Nasal Cranial Release

nasalNasal Cranial Release is a powerful physical technique that adjusts the bones of the skull. This was developed by Dr. J. R. Stober of Portland, OR in the 1930s. The procedure uses a small finger cot affixed to an inflatable device and inserted into the nasal passages. The balloon inflation presses outward against the bones lining the breathing passage and adjusts the sutures of the skull, particularly the sphenoid.

This ultimately relieves the forces that have gone into the skull by releasing any impactions in the cranial sutures. Adjusting these bones of the skull re-establishes the flow of cerebral spinal fluid to the brain and spinal column.

One of the confusions of this therapy are the multitude of names for it—Endonasal Technique, Nasal Release Technique, Bilateral Nasal Specific Technique, Functional Cranial Release, and Neurocranial Release. These have all been used to describe the procedure.

How does the procedure work?

Our body is in constant search for balance. When a concussion occurs or other traumas, the bones of the skull are impacted by force. When the skull is not in proper alignment, the rest of the body will attempt to compensate by changing the way we move. This can create poor posture, breathing, chronic pain, and even depression. Placing the bones in better alignment allows for optimal blood flow to the brain and spinal cord and neuro-transmitter activity throughout the central nervous system.

What can I expect from a treatment?

Nasal Cranial Release consists of 5-10 balloon insertions into the six nasal passages. A finger cot is tied to a blood pressure bulb to inflate the cot. The bulb has a trigger to release the inflation. The finger cot is lubricated, and then placed into the nostril. The patient breathes out through the nose while the cot is placed in the nasal passageway. The nostril is lightly compressed against the valve of the pressure bulb so that no air can escape. The patient takes a deep breath and holds it. The finger cot is then gently inflated, making its way through the nasopharynx, widening it. The finger cot is inserted into the lower portion of the nose on both sides, then the middle portion, then the upper portion. It is then repeated in the lower portion again to balance the procedure (the lowest is usually the tightest one).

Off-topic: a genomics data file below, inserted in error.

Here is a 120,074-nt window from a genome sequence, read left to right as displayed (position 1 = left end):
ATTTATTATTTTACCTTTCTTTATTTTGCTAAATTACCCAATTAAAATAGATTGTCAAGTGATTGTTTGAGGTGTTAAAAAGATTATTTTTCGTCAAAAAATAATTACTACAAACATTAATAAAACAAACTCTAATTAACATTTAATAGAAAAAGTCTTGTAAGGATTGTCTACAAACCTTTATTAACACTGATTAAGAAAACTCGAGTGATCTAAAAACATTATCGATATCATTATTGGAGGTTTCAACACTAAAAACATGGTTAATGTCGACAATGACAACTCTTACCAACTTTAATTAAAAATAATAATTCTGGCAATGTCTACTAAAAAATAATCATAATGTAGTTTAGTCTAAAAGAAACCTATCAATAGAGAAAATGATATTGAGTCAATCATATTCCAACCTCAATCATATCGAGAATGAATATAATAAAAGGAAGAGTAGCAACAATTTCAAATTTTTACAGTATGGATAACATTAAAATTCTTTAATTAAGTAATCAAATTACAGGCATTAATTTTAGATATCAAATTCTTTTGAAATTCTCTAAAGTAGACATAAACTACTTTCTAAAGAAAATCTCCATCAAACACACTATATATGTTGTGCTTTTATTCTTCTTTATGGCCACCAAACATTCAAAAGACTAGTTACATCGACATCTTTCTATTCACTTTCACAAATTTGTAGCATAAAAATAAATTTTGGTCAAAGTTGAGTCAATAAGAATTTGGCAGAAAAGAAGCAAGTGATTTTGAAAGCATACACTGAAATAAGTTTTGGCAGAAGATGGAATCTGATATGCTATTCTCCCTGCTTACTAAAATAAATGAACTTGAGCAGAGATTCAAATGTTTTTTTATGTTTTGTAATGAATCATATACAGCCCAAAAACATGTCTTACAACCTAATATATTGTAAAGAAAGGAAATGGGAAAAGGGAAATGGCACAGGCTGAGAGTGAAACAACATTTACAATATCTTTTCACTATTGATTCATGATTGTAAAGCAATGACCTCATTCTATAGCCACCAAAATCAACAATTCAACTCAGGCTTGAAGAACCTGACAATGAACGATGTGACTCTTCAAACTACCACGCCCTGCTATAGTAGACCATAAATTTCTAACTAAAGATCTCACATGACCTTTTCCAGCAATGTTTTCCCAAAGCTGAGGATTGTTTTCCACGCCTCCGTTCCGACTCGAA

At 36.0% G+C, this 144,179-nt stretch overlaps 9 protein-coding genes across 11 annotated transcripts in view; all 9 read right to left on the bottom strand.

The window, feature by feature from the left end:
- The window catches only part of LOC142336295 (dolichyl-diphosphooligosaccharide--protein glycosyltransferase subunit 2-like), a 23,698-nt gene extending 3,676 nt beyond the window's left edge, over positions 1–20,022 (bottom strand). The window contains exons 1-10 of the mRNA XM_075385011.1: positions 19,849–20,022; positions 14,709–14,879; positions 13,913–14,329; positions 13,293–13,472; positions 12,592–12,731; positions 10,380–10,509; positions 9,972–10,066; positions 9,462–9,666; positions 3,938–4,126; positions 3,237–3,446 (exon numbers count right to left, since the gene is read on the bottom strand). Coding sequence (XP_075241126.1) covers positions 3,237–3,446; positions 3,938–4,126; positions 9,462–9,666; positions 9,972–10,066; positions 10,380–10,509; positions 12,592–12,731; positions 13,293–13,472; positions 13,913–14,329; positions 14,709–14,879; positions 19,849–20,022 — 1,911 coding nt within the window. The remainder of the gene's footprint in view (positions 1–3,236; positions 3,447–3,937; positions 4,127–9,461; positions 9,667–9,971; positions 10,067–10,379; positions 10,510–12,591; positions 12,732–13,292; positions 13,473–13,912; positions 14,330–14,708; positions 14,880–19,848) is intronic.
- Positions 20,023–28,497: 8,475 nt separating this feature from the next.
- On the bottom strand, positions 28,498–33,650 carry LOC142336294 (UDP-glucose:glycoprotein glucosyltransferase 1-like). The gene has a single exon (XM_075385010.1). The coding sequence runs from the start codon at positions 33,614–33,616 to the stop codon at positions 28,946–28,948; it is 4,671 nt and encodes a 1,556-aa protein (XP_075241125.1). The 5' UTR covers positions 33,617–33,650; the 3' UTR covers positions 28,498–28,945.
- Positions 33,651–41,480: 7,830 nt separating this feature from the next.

The process is not usually painful, because only one inflation of the balloon in the passageways is performed the first time. When this is tolerated, more inflation is performed. With the procedure, pressure is felt in the nose and inside the head. Many times clicks and pops are felt in the bones of the head.

Indications

  • Concussion and other head injuries.

The longer concussions continue without being treated, the more symptoms crop up, the more pain the person is in, and the longer it takes to resolve in treatment later. It is imperative that athletes, military servicemen, and other jobs that make the head susceptible to injury be treated in a timely fashion with Nasal Cranial Release.

  • Anxiety and nervousness
  • Depression, obsessive-compulsive disorder
  • Glaucoma, double vision and other vision problems
  • Headaches, head pressure, migraines
  • Insomnia
  • Low energy, Fibromyalgia, chronic fatigue
  • Muscle spasms, neck and shoulder pain
  • Poor concentration and focus
  • PTSD
  • Seizures
  • Tinnitus (ringing in the ears)
  • Traumatic Brain Injury
  • TMJ (mouth, head and jaw pains)
  • Vertigo and other balance problems
  • Whiplash Syndrome

Symptoms that may respond to Therapy

  • Headache or facial pain/pressure
  • Congestion or fullness
  • Vertigo
  • Balance Problems
  • Snoring or Sleep Apnea
  • Seizures
  • Breathing Problems
  • TMJ (mouth, head and jaw pains)
  • Nasal obstruction or blockage
  • Loss of smell
  • Types of Sinusitis
  • Neck Pain
  • Ringing in the Ears

Contraindications

  1. Caution should be taken with patients who might have “bleeding disorders” or taking anticoagulant mediations, and they might not be a good candidate for this procedure
  2. Patients with prior nasal or facial bone surgery, especially with modification of the turbinates are not good candidates for nasal specific because the integrity of the structures is unpredictable.
  3. There has been at least one case reported where an asthma attack was initiated by the nasal specific procedure. [S. Oliver noted this from his private practice experience] It was suggested therefore as a precaution; the clinician should be assured that the patients with a history of asthma have their inhaler with them when they are going to undergo this therapy.

The therapist performs an extensive medical history check before attempting this procedure and will refrain from it, if any contraindications are present.

Possible Side Effects

  1. Epistaxis, or nose bleed, can result from the Nasal Cranial Release
  2. Minor soreness over the maxillary-zygomatic or inter-maxillary articulations, tenderness of the nasal passage regions, a tingling feeling in the central maxillary incisors, and mild soreness of the gums is possible. In some cases, these mild symptoms persist, though diminishing, for up to several days. Infrequently, a patient might experience a headache after treatment.
  3. Throat irritation due to increased drainage from sinuses may also happen following Nasal Specific Technique although this is temporary and goes away in a short time. Draining of the sinuses is a common side effect from this procedure, and we haven’t found these other possible side effects in our patients. Some people are very tight and feel uncomfortable during, but all have reported feeling better afterwards. The therapist attempts to gradually open the nasal passageways with multiple treatments to prevent a traumatic Nasal Cranial Release experience.

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